Chapter 17: Somewhere Only We Know

I walked across an empty land
I knew the pathway like the back of my hand
I felt the earth beneath my feet
Sat by the river and it made me complete

"Hey, pal, how are you feeling?" Burke asked after settling into a chair next to Zeke's bed. He took the hand Zeke reached out and clasped it firmly.

"What was that phrase you used? 'Did you get the number of that truck?'" he smiled weakly.

"Yeah, that's it. Don't worry, Jed'll have you up and around in no time."

"I hear you've been causing all sorts of trouble without me…"

"Well, you know me, trouble is my middle name." He smirked. "I don't know that Mal will ever forgive me, though, for the rest of the Elders finding out about the skeletons in his closet."

"Jed told me. I can't believe our ancestors erased all trace of the gorillas from our histories. Why would they do that?"

"I think they thought it would be easier for people not to remember. If they remembered, they might try to right the wrong that was done. It's been tried in the past by other groups who wanted to revise history to make themselves coming out smelling better. We have a saying—'those who don't remember history are doomed to repeat it'." He shrugged. "I guess we have pretty lousy memories as a race, because we certainly seem to keep repeating the same hit parade of mistakes over and over again." Pause. "But I think Mal will do what's right now that the cat's out of the bag."

"He is a good man, Pete. And a good leader. I may not always agree with him, and we butt heads more often than not, it seems, but he does care about this city and its residents. And that's not just a child's idolatry of his parent talking."

"No, I believe you. I do think Mal has good intentions." Burke cocked an eyebrow. "But sometimes people can do horrible things in the name of good intentions."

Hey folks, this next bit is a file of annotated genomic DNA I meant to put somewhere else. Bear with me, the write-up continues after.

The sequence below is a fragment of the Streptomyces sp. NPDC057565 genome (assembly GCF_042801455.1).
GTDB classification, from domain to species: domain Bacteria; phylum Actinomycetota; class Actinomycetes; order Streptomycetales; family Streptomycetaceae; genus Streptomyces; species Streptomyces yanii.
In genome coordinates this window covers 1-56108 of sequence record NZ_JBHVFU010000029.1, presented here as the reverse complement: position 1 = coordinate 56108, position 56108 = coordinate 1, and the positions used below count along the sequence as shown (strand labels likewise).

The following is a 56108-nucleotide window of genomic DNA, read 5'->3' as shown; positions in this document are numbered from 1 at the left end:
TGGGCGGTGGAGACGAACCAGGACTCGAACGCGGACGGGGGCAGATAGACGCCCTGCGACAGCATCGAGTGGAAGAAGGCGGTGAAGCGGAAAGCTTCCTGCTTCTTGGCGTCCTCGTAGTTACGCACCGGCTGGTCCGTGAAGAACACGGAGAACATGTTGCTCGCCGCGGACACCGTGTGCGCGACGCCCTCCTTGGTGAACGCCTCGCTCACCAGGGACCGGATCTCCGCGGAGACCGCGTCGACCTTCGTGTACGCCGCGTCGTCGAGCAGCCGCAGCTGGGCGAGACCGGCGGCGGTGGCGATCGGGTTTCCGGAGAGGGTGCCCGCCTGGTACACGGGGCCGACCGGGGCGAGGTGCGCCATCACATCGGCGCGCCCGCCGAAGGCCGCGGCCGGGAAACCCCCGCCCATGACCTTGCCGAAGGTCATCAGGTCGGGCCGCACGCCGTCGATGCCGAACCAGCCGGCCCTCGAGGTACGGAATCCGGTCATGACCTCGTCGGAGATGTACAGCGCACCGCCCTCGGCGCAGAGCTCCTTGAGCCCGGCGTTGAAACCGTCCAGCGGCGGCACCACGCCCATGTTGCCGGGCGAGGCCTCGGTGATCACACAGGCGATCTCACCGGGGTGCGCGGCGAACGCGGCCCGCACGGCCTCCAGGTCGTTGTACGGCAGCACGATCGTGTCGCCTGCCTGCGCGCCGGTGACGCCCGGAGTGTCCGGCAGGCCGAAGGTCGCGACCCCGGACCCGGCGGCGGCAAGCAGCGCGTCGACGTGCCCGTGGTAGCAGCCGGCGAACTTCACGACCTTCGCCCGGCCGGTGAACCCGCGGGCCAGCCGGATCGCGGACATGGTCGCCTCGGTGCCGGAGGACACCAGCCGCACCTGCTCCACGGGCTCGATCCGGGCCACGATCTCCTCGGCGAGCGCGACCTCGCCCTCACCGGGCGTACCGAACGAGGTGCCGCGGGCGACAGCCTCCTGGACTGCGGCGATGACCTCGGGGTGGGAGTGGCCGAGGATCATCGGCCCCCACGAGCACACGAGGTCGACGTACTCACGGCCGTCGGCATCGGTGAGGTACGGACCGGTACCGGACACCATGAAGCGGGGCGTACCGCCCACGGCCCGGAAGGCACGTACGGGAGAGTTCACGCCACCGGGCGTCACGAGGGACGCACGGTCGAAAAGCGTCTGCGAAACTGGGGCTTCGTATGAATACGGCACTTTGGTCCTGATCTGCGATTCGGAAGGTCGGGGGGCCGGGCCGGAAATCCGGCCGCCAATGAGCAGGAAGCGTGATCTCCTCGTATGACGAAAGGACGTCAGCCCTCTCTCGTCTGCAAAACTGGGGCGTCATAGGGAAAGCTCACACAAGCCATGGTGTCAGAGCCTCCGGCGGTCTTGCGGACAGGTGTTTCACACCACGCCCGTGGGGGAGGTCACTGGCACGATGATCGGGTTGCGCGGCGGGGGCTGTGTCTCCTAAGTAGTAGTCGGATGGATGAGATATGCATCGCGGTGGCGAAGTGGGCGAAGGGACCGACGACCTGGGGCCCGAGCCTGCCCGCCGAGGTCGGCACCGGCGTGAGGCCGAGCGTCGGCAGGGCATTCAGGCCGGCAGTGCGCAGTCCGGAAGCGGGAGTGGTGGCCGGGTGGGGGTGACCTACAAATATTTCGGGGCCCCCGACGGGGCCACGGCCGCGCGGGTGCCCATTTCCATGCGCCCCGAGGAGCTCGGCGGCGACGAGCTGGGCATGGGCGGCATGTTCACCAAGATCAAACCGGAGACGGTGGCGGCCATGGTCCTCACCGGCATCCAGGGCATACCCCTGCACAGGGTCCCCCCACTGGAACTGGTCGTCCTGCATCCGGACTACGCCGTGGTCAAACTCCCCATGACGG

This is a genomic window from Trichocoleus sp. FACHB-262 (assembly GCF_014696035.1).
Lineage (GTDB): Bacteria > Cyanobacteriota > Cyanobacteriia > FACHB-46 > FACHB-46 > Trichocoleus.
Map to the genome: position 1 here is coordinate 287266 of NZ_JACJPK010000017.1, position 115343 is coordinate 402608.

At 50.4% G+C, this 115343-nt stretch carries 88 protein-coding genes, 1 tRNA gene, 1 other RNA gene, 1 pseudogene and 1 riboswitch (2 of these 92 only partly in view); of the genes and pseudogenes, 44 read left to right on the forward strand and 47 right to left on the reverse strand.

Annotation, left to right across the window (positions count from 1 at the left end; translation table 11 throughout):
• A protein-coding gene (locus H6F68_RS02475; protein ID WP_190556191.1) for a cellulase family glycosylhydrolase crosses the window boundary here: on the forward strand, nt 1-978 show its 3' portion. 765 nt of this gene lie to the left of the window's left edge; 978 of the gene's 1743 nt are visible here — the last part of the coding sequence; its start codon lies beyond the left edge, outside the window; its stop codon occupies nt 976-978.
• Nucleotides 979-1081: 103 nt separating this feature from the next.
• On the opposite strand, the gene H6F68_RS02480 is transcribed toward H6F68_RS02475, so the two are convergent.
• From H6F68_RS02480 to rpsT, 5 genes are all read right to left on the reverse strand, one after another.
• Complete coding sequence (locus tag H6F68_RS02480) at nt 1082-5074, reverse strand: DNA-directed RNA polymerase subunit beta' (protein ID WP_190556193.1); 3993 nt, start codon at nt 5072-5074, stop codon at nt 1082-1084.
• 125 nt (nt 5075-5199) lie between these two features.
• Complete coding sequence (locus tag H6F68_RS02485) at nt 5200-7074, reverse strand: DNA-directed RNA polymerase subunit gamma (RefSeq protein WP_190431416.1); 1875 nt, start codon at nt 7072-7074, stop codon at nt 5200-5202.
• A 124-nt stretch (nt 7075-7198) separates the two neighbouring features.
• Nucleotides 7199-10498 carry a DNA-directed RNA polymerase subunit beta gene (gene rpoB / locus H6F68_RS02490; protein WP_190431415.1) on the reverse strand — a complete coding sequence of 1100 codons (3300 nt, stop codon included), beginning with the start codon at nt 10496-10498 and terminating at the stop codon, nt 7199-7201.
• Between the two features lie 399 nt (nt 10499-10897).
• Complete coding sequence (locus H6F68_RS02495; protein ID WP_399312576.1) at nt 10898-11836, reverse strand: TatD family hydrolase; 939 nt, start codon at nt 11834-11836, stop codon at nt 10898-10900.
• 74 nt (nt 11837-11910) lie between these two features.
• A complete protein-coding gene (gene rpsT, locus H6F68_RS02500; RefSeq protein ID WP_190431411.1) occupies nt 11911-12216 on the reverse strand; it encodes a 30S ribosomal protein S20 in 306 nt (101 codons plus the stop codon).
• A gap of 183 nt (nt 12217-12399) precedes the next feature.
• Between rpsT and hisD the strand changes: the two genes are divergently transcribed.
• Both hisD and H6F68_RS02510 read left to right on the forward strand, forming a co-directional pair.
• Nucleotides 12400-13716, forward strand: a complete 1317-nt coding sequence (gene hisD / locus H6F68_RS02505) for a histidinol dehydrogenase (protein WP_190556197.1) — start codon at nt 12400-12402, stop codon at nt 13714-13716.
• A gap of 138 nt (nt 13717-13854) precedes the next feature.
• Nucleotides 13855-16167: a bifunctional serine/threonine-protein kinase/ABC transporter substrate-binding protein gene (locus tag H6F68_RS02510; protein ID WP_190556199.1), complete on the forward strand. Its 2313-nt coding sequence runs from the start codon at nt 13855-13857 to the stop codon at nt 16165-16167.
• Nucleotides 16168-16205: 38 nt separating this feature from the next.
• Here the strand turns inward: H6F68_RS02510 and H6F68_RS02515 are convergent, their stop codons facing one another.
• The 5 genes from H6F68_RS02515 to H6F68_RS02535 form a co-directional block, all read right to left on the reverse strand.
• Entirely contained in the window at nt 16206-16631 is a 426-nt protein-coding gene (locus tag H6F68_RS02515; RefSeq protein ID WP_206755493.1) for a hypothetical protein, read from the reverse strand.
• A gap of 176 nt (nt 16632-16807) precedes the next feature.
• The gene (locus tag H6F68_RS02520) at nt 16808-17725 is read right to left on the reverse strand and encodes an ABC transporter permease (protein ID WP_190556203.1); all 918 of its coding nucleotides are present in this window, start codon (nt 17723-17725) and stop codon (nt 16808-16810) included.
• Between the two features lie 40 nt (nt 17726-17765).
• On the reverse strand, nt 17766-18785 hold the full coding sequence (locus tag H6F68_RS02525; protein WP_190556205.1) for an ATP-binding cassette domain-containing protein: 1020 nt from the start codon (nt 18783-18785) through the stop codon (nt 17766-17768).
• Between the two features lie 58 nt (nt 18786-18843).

Zeke shifted in the bed and winced as the movement pulled on his wound. "So where are Alan and Galen?" he asked.

"Galen rode out this morning with the group going to the gorilla's village to talk to their big poobahs. Misha thinks Galen is some prophesied leader, and that the elders of his village will pretty much do anything he asks. Galen is hoping to talk them all into trying to reach a peaceful resolution with the Council, so they can all live here. I hope it works out."

"Alan," Burke sighed. "Alan went with the security team to take Urko back to Vegas, to drop him in ape controlled territory. Personally, if I never have to look on that nasty piece of work again, it'll be too soon. Hopefully whatever mojo Jed did on Urko's memory holds, and he doesn't come back out here looking for us. We may finally be rid of him entirely."

Zeke smirked. "I can agree with you on that one." He reached up and rubbed at his bandaged shoulder. "Sounds like you've been busy. And that I missed all the good stuff."

"Well, you just gotta get up and around soon then, because we still got a whole lot going on. Alan still wants to make the trip out to Kirtland, and now that the threat of the gorillas is gone, hopefully Mal will agree. And we still need to teach Galen to play poker. I'm telling ya', you and me, we can take the big monkey for everything he's worth. Which admittedly, isn't much, but we'll have the satisfaction of bragging rights."

"Hey, I only got one question for you, Pete." Chuckling, he tilted his head to one side. "What's surfing?"

Burke was sitting vigil by Zeke's beside while he slept, a reversal of the roles they'd assumed over the past weeks, when Mal arrived to visit. Levi had been in and out several times when Zeke was awake, but Mal had been occupied with Council business all day. He was finally able to break away before heading home for some badly-needed sleep. When the door opened and he saw Burke sitting at Zeke's beside, he scowled and almost turned around to leave. Fists clenched at his sides, he forced himself to take a deep breath and relax his hands. As he stared at Burke, his brow smoothed out and a look of resignation touched his eyes.

"Pete, can we talk? Out here," he indicated the waiting room outside the door, "where we won't wake Zeke?"

Burke considered for a moment then unfolded himself from the chair with a sigh. He waved a hand for Mal to go ahead of him through the door. Once the door was closed, they both spoke at once.